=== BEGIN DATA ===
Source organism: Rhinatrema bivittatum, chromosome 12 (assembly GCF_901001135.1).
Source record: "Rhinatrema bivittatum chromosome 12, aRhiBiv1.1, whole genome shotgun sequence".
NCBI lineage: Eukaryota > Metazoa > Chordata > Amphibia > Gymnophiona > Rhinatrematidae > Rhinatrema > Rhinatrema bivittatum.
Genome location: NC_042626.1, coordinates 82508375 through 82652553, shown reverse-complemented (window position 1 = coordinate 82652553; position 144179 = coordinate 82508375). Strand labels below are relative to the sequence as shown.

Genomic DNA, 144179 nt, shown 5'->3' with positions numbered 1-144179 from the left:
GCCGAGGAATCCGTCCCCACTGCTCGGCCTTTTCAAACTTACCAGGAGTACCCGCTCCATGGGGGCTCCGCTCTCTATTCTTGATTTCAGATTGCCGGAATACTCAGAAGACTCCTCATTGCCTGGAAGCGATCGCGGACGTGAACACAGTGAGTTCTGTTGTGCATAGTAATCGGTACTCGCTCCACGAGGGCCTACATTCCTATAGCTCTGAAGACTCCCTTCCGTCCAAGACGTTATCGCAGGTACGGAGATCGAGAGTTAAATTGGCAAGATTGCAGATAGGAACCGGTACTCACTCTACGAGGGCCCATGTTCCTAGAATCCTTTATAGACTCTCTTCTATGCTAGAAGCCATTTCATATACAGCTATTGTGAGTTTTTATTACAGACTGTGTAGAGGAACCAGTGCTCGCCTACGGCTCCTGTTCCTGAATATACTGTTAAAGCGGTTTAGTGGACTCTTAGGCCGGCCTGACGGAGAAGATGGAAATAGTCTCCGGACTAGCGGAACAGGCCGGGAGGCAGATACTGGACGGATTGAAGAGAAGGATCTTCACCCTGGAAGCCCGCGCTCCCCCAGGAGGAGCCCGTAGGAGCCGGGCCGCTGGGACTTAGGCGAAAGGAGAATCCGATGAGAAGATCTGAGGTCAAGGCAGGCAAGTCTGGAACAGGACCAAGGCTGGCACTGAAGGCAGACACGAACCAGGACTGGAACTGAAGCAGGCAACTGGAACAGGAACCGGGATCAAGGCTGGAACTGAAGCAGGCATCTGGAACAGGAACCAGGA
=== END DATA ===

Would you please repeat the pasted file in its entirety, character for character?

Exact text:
Source organism: Rhinatrema bivittatum, chromosome 12 (assembly GCF_901001135.1).
Source record: "Rhinatrema bivittatum chromosome 12, aRhiBiv1.1, whole genome shotgun sequence".
NCBI lineage: Eukaryota > Metazoa > Chordata > Amphibia > Gymnophiona > Rhinatrematidae > Rhinatrema > Rhinatrema bivittatum.
Genome location: NC_042626.1, coordinates 82508375 through 82652553, shown reverse-complemented (window position 1 = coordinate 82652553; position 144179 = coordinate 82508375). Strand labels below are relative to the sequence as shown.

Genomic DNA, 144179 nt, shown 5'->3' with positions numbered 1-144179 from the left:
GCCGAGGAATCCGTCCCCACTGCTCGGCCTTTTCAAACTTACCAGGAGTACCCGCTCCATGGGGGCTCCGCTCTCTATTCTTGATTTCAGATTGCCGGAATACTCAGAAGACTCCTCATTGCCTGGAAGCGATCGCGGACGTGAACACAGTGAGTTCTGTTGTGCATAGTAATCGGTACTCGCTCCACGAGGGCCTACATTCCTATAGCTCTGAAGACTCCCTTCCGTCCAAGACGTTATCGCAGGTACGGAGATCGAGAGTTAAATTGGCAAGATTGCAGATAGGAACCGGTACTCACTCTACGAGGGCCCATGTTCCTAGAATCCTTTATAGACTCTCTTCTATGCTAGAAGCCATTTCATATACAGCTATTGTGAGTTTTTATTACAGACTGTGTAGAGGAACCAGTGCTCGCCTACGGCTCCTGTTCCTGAATATACTGTTAAAGCGGTTTAGTGGACTCTTAGGCCGGCCTGACGGAGAAGATGGAAATAGTCTCCGGACTAGCGGAACAGGCCGGGAGGCAGATACTGGACGGATTGAAGAGAAGGATCTTCACCCTGGAAGCCCGCGCTCCCCCAGGAGGAGCCCGTAGGAGCCGGGCCGCTGGGACTTAGGCGAAAGGAGAATCCGATGAGAAGATCTGAGGTCAAGGCAGGCAAGTCTGGAACAGGACCAAGGCTGGCACTGAAGGCAGACACGAACCAGGACTGGAACTGAAGCAGGCAACTGGAACAGGAACCGGGATCAAGGCTGGAACTGAAGCAGGCATCTGGAACAGGAACCAGGA